The PSP’s rocky relationship with Gran Turismo has been turbulent, to say the least. Announced as Gran Turismo 4 Mobile back with the PSP itself in 2004, the game has been subject to half a decade of delays and continual scepticism from detractors. Five years later and we’ve finally come full circle: Gran Turismo gets announced at E3 ’09 to be released in October with the new PSP Go. Much has changed since 2004 though, and a handheld version of Gran Turismo 4 is not quite the technical marvel it once was.
The problem, as developer Polyphony Digital always put it, was the extraordinary challenge of cramming a game that’s both extensive and intensive onto a proportionally tiny UMD cartridge. How could they condense all that onto a handheld and not irrevocably squash something in the process? Despite head honcho Kazunori Yamauchi’s assurances that the PSP version of Gran Turismo would bring the full Real Driving Simulator to your morning commute, it’s not quite all there: there’s no inclusion of a single-player career mode. The game starts by throwing the player into a series of Driving Challenges to ape the age-old License tests, none of which are particularly perplexing, and then plonks you at the meat of the experience – Single Races alongside Drift and Time Trial challenges. Pick your mode, pick your car, pick your track and off you go.
Looking at it from another angle, there’s the idea that a fully-fledged in-depth single player career might be too much for a svelte portable racer’s needs. But a more structured single-player mode isn’t simply an overly complicated way to force gamers to jump through a series of arbitrary hoops; it’s a way of adding structure alongside a constant sense of progression and achievement to a game. Removing a career mode doesn’t make the game more suitable for portable gaming, it just takes away one of the most compelling reasons to keep the UMD drive spinning.
There’s no real sense of structured progression other than accruing credits to buy faster, flashier motors. With an admittedly staggering reported 800 cars to choose from, which also introduces models from manufacturers Lamborghini and Bugatti to the venerable roster, you’re at least spoilt for choice. It’s a testament to Polyphony Digital’s dedication to the game that the cars all have their own particular nuances and quirks, and going into the same corner with two different cars often feels like an entirely different experience. There’s also an optional racing line, akin to Forza, for those who need a bit of assistance in getting around the trickier bends.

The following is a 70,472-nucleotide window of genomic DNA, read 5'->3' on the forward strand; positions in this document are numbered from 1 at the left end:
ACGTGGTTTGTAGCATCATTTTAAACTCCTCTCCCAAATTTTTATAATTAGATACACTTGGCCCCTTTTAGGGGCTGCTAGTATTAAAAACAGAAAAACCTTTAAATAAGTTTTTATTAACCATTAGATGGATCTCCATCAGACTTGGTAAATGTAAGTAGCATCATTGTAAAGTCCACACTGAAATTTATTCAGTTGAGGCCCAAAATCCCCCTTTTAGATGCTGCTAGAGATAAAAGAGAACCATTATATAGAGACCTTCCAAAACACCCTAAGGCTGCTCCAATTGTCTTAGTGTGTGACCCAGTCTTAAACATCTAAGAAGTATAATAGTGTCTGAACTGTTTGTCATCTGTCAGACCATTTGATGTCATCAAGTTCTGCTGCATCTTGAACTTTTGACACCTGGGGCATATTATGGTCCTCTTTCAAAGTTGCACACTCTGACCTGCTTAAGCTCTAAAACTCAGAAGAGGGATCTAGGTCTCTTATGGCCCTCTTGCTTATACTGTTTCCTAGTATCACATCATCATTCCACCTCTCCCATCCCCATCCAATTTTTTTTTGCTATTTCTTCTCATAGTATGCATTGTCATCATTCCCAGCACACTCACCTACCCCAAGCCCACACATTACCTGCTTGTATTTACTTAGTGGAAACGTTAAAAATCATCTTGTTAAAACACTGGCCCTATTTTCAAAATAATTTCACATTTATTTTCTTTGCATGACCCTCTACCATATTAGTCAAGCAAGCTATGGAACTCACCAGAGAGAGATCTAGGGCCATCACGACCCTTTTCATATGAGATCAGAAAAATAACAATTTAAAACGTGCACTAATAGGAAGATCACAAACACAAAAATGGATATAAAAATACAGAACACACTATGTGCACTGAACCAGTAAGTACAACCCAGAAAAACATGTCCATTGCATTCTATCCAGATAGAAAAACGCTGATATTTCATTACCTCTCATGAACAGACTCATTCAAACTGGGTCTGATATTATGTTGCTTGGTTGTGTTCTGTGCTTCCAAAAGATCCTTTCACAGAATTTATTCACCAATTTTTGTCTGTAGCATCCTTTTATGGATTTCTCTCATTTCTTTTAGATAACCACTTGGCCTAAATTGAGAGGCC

Despite the grumbles it should be noted that racing to obtain faster, sleeker and shinier cars is often enough to spur a player on. To add to the mix, certain manufactures only set up shop on certain days. Finish a race, and the game will advance one day. This forces you to plan out your purchases ahead of time, although it’s likely that you’ll be doing this anyway. Credits don’t come cheap, after all.
There’s still the problem of the hardware itself. This flaw can hardly be attributed to Polyphony Digital, but the PSP’s fiddly analogue nub adds often feels like a hindrance when trying to perform the tight, controlled movements that Gran Turismo demands. The d-pad doesn’t exactly fare better.
Following on with traditional PSP irritations, the only form of multiplayer in Gran Turismo is ad-hoc support for a maximum of four players. If you fancy playing over the internet you’re stuck with looking up third-party VPN methods or the forever-promised Ad-Hoc Party application for the PS3, which is still only available in Japan in spite of being almost a year old. There’s no form of online leader-boards, either, despite them being considered modern day necessities: they could have certainly been used to pep up the Time and Blitz Trial modes.
It would certainly be unfair not to marvel at the game’s technical accomplishments. The game runs at a fixed, unwavering 60 frames-per-second at all times and keeps much of Gran Turismo 4’s visual fidelity. Polyphony Digital have been forced to sacrifice visuals in various areas, the most noticeable being in backgrounds and scenery, but much of the drop in quality is helpfully offset by the smaller screen size. It really is a fantastic looking game, and a perfect showcase for the PSP’s comparatively gargantuan horsepower. The game’s industry-leading replays make their appearance here, too, and are the perfect jaw-dropping experience to go alongside the launch of a new hardware revision. We doubt this is a coincidence.
Whilst it’s easy to lament on what’s been removed, it’s worth remembering just exactly what Polyphony Digital have managed to retain; 800 unique cars, each with their own handling model, and 35 different tracks from the PS2 iterations of the series, all of which can be played in reverse. The iconic series has always been first and foremost about the driving, and Polyphony Digital has managed to encapsulate that perfectly. It’s just a shame that some of the more endearing bells and whistles have had to be removed.
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